In an earlier interview with Profit, a spokesperson from DEN shared that marketers who think using a female influencer to create awareness about a female-oriented product is viable are mistaken, adding that the data shows that men are the primary followers of female influencers and vice versa.
He added that this is evident even from the comments section, a reality ignored by gut-led and non data-led digital agencies in Pakistan because this reflects poorly on their planning skills and forces them to think of creative ways to reach the target audience. So the matter is swept under a rug.
Key Takeaway 6: Female and male creators dominate topics that fit the stereotype
The top three topics for female influencers are: beauty, fashion, and parenting, while the top three topics for male influencers are technology, music, and lifestyle, with both representing an equal footing in the topic of cooking and food reviews.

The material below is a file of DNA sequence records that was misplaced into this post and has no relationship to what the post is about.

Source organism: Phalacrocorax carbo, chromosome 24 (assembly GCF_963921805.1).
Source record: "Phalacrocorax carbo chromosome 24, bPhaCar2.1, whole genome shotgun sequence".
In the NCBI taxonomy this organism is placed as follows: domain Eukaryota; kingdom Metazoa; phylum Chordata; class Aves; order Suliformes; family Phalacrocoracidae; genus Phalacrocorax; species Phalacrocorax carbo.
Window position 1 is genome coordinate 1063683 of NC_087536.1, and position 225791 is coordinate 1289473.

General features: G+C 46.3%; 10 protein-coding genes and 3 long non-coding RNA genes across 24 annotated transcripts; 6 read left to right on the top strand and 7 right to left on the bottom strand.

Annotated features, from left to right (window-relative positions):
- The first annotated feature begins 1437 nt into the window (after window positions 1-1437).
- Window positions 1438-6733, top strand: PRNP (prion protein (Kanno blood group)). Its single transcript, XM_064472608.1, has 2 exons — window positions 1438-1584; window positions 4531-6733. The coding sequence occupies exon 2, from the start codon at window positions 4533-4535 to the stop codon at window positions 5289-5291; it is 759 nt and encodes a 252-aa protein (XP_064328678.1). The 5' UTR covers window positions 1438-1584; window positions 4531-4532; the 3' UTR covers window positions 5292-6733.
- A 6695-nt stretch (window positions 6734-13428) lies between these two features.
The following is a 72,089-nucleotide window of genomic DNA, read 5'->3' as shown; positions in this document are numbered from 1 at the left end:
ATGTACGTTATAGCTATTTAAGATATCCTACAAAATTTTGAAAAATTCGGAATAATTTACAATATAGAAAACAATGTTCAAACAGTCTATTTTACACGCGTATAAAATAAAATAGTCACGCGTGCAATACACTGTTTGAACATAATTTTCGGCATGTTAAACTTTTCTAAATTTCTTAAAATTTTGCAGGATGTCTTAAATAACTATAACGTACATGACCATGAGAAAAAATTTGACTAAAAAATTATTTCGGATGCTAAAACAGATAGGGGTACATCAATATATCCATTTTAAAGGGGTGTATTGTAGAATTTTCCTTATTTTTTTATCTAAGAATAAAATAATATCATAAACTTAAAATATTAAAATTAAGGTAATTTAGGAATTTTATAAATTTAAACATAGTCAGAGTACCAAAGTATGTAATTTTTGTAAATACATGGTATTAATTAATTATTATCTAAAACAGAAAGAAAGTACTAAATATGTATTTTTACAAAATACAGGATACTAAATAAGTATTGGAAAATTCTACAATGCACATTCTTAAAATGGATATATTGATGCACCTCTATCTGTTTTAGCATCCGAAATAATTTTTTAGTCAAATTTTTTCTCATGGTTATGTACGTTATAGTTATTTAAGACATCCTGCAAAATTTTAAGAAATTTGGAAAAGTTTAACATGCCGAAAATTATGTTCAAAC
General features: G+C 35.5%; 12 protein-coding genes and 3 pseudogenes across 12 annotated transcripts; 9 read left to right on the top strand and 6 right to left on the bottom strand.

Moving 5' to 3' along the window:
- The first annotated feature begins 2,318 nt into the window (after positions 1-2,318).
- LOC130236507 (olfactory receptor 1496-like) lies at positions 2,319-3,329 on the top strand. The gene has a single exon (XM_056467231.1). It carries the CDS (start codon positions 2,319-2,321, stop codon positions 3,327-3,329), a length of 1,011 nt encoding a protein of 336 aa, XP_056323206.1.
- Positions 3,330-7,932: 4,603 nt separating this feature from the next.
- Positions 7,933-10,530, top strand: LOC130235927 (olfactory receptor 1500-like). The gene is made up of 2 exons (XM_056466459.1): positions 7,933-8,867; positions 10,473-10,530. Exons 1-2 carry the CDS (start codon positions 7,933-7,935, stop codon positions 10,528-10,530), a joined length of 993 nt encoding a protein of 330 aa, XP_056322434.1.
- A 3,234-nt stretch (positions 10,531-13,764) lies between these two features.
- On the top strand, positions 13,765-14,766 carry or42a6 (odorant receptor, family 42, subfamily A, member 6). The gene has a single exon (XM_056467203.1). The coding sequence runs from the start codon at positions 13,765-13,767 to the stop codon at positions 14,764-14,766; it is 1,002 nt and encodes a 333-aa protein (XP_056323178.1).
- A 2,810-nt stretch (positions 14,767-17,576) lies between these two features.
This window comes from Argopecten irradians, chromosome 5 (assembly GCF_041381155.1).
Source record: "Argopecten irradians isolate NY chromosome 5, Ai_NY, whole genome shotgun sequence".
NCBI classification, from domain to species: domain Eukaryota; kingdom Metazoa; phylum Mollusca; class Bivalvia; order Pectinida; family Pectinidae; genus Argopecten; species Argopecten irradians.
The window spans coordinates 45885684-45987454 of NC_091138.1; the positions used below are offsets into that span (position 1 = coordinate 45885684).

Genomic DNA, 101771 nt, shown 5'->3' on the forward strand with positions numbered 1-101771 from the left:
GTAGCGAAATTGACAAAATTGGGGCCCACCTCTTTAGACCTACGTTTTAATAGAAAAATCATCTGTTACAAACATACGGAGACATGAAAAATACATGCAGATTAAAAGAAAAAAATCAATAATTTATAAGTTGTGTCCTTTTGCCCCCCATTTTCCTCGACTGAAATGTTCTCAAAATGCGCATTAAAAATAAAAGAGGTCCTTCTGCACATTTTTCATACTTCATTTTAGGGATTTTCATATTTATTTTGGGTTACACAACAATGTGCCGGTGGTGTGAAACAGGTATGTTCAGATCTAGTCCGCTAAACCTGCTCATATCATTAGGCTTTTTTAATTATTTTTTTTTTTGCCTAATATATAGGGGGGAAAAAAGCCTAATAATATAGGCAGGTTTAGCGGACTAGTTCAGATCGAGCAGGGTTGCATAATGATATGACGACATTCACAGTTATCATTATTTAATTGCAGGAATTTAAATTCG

“Women tend to talk about topics that come naturally to them, for example beauty and fashion, meanwhile travel is a niche segment which few talk about and then this line is also blurred by lifestyle influencers,” said Moeen.”
The data showed that female social media content creators have saturated the beauty, fashion, and parenting space which has impacted their ability to profitably price their services, while male social media content creators have done the same for technology, music, and lifestyle.
The whitespace for aspirants in the influencer space is to capture an audience around a unique topic, with women facing low competition in technology, music, and lifestyle, while men have an opportunity to capture a slice of the parenting, fashion, and fitness space.
“This industry is still in its developing stage and a line has to be drawn between let’s say seeders and influencers, between mere following numbers and good engagement through quality content creation, and influencers having found their niche rather than talking about anything and everything at all,” said Moeen.